According to Dorian Johnson, a friend of Mike Browns who was with him when the shooting took place claims that the police pulled up beside them and said, "Get the fu** on the sidewalk," because they were walking in the middle of the road. Normal police lingo or one used to provoke a belligerent response? After the so-called struggle that ensued moments later, Brown was shot six times. The victim was unarmed at the time and his height and size was used as a weapon by the police officer who claims he feared for his life. What were Brown's fears at the time when faced with a gun and a police officer saying, "I'll shoot you." Eye-witnesses have claimed that after being shot several times, Brown took one or two steps towards the officer, an act of desperation from a dying man who knew that his life was at an end and he stood no chance against a loaded gun and a belligerent officer? Wilson delivered the final shots killing Brown. Execution-style killing or just cold-blooded murder?

On August 20, a county grand jury began hearing evidence in the shooting death of the teenager. The officer-in-question has been put on a paid leave of absence AND Michael Brown's body has since been laid to rest. It is now November 24 th and the news media has been reporting that the grand jury is about to deliver its verdict on the case. Rumors are swirling that officer Wilson will not be indicted. "It is hard to indict a police officer." Why? Are they immune from any wrong-doing or does carrying a badge and a gun give them a free-pass to kill?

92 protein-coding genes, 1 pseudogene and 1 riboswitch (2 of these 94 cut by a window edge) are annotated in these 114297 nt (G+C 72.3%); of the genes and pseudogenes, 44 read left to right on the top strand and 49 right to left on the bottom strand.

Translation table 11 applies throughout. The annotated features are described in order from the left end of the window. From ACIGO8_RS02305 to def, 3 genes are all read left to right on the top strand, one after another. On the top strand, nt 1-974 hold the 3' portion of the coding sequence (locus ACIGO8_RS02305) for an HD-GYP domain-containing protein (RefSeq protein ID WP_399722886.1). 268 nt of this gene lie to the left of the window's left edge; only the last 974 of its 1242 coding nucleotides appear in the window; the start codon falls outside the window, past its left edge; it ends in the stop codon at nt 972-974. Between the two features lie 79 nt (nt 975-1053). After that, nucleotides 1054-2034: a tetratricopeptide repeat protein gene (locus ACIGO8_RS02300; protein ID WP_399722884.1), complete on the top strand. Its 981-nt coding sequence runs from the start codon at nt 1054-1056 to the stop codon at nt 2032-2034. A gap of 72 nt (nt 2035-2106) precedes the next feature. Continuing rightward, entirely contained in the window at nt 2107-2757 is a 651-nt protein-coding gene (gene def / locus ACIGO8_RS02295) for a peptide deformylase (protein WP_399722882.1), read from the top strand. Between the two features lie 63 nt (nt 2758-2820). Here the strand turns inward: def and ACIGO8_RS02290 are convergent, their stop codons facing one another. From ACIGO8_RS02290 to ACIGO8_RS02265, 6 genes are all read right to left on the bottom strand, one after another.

Let me be clear. Police officers have one of the toughest jobs in the world. Depending on where they do their policing, they put their lives on the line everyday and I am thankful for all that they do to keep the streets free from crime for the likes of you and me. That said, they also have an obligation to "police" without prejudice. The badge they wear is a badge of honor, it says, "I am here to serve and protect," not, "I am here to take justice into my own hands," or "I police selectively."

Was officer Wilson justified in shooting unarmed Michael Brown? Did he have cause to shoot him six or eight times? If he had feared for his life from an unarmed teenager, he should have stayed in his car until back-up appeared. Crying wolf one too many times is wearing thin on those of us who are watching. Blanket statements of, "He's a thug," "He was wearing a hoodie," "He was big," He's a suspect," and "I feared for my life" doesn't cut it anymore. Police officers should be trained to exercise caution when drawing their guns to shoot AND when to use it and when not to use it. Most of all, the community they police should be able to trust them to know that when they are stopped, they will not be persecuted for the color of their skin and have to fear for their lives.

Did police officer Darren Wilson have to discharge six bullets to keep his life safe? Perhaps that is what the grand jury should be looking at. What gives a police officer the license to kill? The occurrence of black men being shot to death is happening all too often and the reasons do not always fit the crime. This is wake-up call to stop the injustice and to right a wrong.

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Thelma Mueller is a writer residing in Germany but has lived in Asia and America for many years. She writes for an international online magazine daily and has published short stories, a children's book and is currently working on a novel. Her (more...)